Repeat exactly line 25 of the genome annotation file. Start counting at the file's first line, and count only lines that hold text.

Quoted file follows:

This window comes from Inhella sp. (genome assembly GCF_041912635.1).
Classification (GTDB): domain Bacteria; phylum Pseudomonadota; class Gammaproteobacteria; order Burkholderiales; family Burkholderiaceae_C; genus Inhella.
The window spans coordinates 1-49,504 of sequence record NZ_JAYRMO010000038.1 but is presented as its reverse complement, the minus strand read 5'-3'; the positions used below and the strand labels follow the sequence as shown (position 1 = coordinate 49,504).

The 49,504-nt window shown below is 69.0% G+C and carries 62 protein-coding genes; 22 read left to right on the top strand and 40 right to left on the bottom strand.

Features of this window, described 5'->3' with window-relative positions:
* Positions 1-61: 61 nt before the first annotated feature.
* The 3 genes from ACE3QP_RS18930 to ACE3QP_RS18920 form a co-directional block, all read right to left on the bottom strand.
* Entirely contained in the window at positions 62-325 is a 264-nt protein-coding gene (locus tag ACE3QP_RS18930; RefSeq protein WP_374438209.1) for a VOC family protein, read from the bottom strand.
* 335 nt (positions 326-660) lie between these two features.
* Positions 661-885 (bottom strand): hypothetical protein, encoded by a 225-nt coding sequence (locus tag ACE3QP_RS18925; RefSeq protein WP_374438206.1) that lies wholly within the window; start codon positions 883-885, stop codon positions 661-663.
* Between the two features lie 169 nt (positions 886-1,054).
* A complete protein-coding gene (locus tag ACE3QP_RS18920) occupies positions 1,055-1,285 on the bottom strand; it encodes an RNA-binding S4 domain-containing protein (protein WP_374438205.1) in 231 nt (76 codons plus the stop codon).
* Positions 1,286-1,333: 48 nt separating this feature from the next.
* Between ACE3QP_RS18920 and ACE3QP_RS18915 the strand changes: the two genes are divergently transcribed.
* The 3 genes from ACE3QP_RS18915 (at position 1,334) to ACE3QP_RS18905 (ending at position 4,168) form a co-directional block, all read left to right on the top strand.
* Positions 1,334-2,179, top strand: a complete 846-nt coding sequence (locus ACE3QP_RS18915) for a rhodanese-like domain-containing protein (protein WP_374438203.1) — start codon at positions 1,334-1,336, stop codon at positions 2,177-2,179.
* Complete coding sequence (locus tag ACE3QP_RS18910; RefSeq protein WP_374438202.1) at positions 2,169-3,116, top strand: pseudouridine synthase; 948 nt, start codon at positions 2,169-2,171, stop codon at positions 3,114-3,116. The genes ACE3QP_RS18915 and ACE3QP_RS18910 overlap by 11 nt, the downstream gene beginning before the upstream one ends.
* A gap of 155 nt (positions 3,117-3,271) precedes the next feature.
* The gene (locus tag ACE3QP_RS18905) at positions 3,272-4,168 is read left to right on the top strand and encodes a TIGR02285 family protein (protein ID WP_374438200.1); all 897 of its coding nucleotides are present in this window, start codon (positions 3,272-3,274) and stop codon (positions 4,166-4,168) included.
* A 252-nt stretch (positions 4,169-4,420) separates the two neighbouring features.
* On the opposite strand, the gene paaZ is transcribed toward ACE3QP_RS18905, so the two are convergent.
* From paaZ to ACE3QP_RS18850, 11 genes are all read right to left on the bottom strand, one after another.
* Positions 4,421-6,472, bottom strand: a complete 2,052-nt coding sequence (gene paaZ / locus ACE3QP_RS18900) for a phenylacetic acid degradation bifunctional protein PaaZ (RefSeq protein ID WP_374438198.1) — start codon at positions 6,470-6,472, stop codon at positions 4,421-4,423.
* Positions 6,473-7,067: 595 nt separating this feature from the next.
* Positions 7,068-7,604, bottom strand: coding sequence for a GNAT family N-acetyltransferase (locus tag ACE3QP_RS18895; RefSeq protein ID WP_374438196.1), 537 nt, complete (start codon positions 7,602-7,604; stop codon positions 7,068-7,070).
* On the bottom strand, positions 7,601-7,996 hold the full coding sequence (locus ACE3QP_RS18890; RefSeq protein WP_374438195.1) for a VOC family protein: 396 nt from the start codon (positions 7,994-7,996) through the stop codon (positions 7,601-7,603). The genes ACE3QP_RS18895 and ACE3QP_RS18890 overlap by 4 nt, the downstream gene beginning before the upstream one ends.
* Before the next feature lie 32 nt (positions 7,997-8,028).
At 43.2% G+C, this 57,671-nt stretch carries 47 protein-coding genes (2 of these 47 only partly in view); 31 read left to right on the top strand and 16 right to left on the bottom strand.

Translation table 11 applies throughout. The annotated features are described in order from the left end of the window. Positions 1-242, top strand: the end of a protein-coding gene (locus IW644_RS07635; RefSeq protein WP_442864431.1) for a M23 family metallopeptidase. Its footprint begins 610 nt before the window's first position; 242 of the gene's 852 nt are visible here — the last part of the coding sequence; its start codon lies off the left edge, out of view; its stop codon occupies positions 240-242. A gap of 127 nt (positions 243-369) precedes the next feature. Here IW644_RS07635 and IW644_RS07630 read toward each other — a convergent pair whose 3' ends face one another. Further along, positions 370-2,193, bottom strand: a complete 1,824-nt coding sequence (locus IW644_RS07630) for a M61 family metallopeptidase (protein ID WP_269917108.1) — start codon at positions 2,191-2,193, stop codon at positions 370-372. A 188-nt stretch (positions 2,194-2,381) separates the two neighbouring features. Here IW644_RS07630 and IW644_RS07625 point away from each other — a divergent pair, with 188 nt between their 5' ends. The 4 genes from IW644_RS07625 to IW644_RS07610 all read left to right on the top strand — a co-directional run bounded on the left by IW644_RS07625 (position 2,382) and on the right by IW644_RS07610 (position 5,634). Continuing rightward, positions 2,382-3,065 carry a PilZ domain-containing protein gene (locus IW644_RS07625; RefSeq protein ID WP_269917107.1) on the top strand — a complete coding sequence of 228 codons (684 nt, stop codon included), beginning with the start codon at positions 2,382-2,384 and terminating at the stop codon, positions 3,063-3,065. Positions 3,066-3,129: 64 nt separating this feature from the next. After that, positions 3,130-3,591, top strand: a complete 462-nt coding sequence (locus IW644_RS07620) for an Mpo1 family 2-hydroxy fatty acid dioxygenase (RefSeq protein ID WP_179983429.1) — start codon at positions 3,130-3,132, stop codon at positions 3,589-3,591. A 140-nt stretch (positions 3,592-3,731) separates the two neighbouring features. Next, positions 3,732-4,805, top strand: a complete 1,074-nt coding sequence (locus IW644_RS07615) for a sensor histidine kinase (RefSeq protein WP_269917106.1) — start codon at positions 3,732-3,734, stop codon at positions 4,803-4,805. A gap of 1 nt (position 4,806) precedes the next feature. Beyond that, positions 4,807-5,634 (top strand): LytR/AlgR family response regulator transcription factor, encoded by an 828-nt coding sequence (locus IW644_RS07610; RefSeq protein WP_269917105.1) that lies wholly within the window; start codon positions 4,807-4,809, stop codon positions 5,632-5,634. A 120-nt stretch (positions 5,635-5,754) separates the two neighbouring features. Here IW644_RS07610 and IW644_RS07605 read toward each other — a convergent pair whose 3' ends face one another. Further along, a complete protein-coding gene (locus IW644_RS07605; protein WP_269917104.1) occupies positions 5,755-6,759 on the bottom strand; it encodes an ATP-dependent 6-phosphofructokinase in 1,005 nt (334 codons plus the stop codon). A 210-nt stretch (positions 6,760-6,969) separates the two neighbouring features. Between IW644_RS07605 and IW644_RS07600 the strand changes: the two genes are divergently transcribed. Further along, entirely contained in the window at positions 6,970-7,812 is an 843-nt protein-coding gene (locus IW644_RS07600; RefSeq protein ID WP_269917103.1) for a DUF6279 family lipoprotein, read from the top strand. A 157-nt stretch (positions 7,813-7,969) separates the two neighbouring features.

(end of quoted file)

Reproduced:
* Positions 7,068-7,604, bottom strand: coding sequence for a GNAT family N-acetyltransferase (locus tag ACE3QP_RS18895; RefSeq protein ID WP_374438196.1), 537 nt, complete (start codon positions 7,602-7,604; stop codon positions 7,068-7,070).